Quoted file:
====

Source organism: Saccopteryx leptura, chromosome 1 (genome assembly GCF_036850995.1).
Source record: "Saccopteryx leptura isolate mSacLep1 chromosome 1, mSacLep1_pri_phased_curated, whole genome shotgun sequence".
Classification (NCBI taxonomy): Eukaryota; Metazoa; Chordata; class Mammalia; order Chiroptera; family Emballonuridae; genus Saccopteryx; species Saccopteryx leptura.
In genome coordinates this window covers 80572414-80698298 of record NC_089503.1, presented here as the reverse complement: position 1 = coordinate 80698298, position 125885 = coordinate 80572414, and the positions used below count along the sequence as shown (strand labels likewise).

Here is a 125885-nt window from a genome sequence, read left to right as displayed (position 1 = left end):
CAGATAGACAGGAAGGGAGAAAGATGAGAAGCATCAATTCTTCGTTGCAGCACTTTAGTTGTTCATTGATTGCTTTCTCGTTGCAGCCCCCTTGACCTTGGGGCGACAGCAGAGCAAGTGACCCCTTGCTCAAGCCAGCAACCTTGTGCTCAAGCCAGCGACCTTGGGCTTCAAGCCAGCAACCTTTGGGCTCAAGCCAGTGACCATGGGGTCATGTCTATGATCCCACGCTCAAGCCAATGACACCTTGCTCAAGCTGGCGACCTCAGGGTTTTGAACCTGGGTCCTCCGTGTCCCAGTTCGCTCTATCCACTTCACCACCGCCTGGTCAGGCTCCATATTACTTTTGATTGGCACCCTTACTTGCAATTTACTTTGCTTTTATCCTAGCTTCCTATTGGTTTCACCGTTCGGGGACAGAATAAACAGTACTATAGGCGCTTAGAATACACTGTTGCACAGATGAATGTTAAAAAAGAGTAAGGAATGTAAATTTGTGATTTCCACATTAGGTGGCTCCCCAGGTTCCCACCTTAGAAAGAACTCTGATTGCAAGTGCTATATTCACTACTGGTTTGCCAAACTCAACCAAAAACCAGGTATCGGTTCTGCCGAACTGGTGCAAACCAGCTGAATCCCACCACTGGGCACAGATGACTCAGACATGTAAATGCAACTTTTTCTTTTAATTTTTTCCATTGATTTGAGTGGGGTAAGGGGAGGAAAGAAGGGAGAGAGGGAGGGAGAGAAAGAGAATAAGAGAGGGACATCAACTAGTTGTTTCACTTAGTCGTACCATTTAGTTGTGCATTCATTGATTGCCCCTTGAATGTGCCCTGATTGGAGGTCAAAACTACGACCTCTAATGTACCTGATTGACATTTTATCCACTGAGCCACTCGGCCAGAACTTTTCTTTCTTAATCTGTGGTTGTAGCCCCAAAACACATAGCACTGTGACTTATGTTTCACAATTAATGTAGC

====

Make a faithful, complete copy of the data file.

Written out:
Source organism: Saccopteryx leptura, chromosome 1 (genome assembly GCF_036850995.1).
Source record: "Saccopteryx leptura isolate mSacLep1 chromosome 1, mSacLep1_pri_phased_curated, whole genome shotgun sequence".
Classification (NCBI taxonomy): Eukaryota; Metazoa; Chordata; class Mammalia; order Chiroptera; family Emballonuridae; genus Saccopteryx; species Saccopteryx leptura.
In genome coordinates this window covers 80572414-80698298 of record NC_089503.1, presented here as the reverse complement: position 1 = coordinate 80698298, position 125885 = coordinate 80572414, and the positions used below count along the sequence as shown (strand labels likewise).

Here is a 125885-nt window from a genome sequence, read left to right as displayed (position 1 = left end):
CAGATAGACAGGAAGGGAGAAAGATGAGAAGCATCAATTCTTCGTTGCAGCACTTTAGTTGTTCATTGATTGCTTTCTCGTTGCAGCCCCCTTGACCTTGGGGCGACAGCAGAGCAAGTGACCCCTTGCTCAAGCCAGCAACCTTGTGCTCAAGCCAGCGACCTTGGGCTTCAAGCCAGCAACCTTTGGGCTCAAGCCAGTGACCATGGGGTCATGTCTATGATCCCACGCTCAAGCCAATGACACCTTGCTCAAGCTGGCGACCTCAGGGTTTTGAACCTGGGTCCTCCGTGTCCCAGTTCGCTCTATCCACTTCACCACCGCCTGGTCAGGCTCCATATTACTTTTGATTGGCACCCTTACTTGCAATTTACTTTGCTTTTATCCTAGCTTCCTATTGGTTTCACCGTTCGGGGACAGAATAAACAGTACTATAGGCGCTTAGAATACACTGTTGCACAGATGAATGTTAAAAAAGAGTAAGGAATGTAAATTTGTGATTTCCACATTAGGTGGCTCCCCAGGTTCCCACCTTAGAAAGAACTCTGATTGCAAGTGCTATATTCACTACTGGTTTGCCAAACTCAACCAAAAACCAGGTATCGGTTCTGCCGAACTGGTGCAAACCAGCTGAATCCCACCACTGGGCACAGATGACTCAGACATGTAAATGCAACTTTTTCTTTTAATTTTTTCCATTGATTTGAGTGGGGTAAGGGGAGGAAAGAAGGGAGAGAGGGAGGGAGAGAAAGAGAATAAGAGAGGGACATCAACTAGTTGTTTCACTTAGTCGTACCATTTAGTTGTGCATTCATTGATTGCCCCTTGAATGTGCCCTGATTGGAGGTCAAAACTACGACCTCTAATGTACCTGATTGACATTTTATCCACTGAGCCACTCGGCCAGAACTTTTCTTTCTTAATCTGTGGTTGTAGCCCCAAAACACATAGCACTGTGACTTATGTTTCACAATTAATGTAGC